Written by Ashley Kelmore, Posted in Reviews
I was listening to the radio earlier this week and heard them discussing the movie version of Still Alice, starring Julianne Moore. It sounded interesting, so I started reading it on Thursday, and finished it while at the gym today. The writing was fantastic, the story was interesting and moving, and the small world Ms. Genova created took me in from the first page.
Still Alice tells the story of a cognitive psychology Harvard professor who, at age 51, is diagnosed with early-onset Alzheimer’s. She has a professor husband and three grown children, and is forced to figure out how she is going to handle this diagnosis. The book unfolds month by month, from before the diagnosis, through telling the family and as the disease progresses. What makes the story different are two things: first, that it addresses early-onset Alzheimer’s (as opposed to Alzheimer’s affecting people in their 80s), and second, that it is told from the perspective of the person with the diagnosis, not the caregiver.
The book is devastating, but not so sorrowful that I found myself depressed by reading it. I really cared about Alice and her family. In fact, I cared so much for her family that I would love to have seen the story told from multiple perspectives (Alice’s husband and her three children, for example), although at that point the book would be 1,000 pages long. But those would be 1,000 pages I’d read. The characters are interesting and flawed – not everyone acts perfectly, and not everyone is wholly sympathetic. By have the main character Alice have multiple children and a spouse, the author can show us how different people might process the diagnosis.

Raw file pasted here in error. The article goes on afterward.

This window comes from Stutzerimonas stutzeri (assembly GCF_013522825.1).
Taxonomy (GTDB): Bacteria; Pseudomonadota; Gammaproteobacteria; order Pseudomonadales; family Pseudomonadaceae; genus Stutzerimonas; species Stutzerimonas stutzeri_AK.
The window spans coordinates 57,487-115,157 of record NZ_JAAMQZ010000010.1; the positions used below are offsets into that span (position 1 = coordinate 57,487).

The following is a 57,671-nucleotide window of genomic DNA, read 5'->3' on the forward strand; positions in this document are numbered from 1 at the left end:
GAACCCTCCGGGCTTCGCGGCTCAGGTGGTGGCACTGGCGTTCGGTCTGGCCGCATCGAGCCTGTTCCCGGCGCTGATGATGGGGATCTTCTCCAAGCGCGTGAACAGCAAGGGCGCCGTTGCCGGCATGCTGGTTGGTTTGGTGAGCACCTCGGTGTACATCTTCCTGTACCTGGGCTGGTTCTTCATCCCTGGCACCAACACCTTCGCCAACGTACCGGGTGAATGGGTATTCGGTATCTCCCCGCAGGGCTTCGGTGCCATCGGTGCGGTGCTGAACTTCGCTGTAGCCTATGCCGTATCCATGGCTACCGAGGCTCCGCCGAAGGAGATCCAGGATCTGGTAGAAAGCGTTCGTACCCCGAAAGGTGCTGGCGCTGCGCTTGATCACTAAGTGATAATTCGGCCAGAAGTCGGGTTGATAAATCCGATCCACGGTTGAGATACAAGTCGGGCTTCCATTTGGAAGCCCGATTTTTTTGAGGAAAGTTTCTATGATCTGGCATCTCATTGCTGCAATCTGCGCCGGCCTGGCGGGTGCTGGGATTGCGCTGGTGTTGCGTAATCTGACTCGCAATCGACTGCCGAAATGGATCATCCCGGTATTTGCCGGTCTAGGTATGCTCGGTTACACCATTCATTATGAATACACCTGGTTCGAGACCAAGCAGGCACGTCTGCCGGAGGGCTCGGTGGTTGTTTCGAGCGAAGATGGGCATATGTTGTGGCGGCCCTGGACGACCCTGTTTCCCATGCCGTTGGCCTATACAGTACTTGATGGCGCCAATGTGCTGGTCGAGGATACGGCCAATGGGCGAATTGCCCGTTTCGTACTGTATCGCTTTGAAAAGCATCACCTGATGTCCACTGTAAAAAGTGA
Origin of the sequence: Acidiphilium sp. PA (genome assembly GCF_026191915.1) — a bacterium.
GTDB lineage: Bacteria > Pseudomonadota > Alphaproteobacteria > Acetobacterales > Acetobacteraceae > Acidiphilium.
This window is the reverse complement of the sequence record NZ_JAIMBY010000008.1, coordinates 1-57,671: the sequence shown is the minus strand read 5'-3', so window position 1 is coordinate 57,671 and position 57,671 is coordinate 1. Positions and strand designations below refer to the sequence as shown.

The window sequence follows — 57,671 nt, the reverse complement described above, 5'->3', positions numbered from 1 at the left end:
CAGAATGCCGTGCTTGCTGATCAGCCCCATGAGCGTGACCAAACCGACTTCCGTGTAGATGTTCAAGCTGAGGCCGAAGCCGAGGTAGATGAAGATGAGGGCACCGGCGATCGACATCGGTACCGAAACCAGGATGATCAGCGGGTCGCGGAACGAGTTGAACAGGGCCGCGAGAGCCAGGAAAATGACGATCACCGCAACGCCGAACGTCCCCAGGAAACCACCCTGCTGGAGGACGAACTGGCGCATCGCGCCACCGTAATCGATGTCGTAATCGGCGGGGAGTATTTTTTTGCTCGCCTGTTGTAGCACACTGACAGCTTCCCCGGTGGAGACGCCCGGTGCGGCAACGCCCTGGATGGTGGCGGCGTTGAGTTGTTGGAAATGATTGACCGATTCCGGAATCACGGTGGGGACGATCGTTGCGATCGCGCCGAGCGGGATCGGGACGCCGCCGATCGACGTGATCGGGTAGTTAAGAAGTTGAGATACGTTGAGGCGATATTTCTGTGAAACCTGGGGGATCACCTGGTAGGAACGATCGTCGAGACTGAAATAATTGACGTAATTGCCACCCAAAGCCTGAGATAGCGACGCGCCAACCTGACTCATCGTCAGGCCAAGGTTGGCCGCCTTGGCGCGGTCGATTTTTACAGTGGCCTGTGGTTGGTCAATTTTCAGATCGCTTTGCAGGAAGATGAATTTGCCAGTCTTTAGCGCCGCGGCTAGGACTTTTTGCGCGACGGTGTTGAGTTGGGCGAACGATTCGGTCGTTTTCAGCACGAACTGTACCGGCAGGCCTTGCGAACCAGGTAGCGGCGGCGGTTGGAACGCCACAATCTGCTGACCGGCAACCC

Beyond that, though, and most importantly, Ms. Genova slowly, throughout the book, really shows us what Alice’s experience is as the dementia gets worse and worse. From early on, when she gets lost in a place she’s been daily for dozens of years, to later on, when she can no longer follow the plot of the book she’s reading, the reader gets as much of a sense as possible of what the person with Alzheimer’s experiences.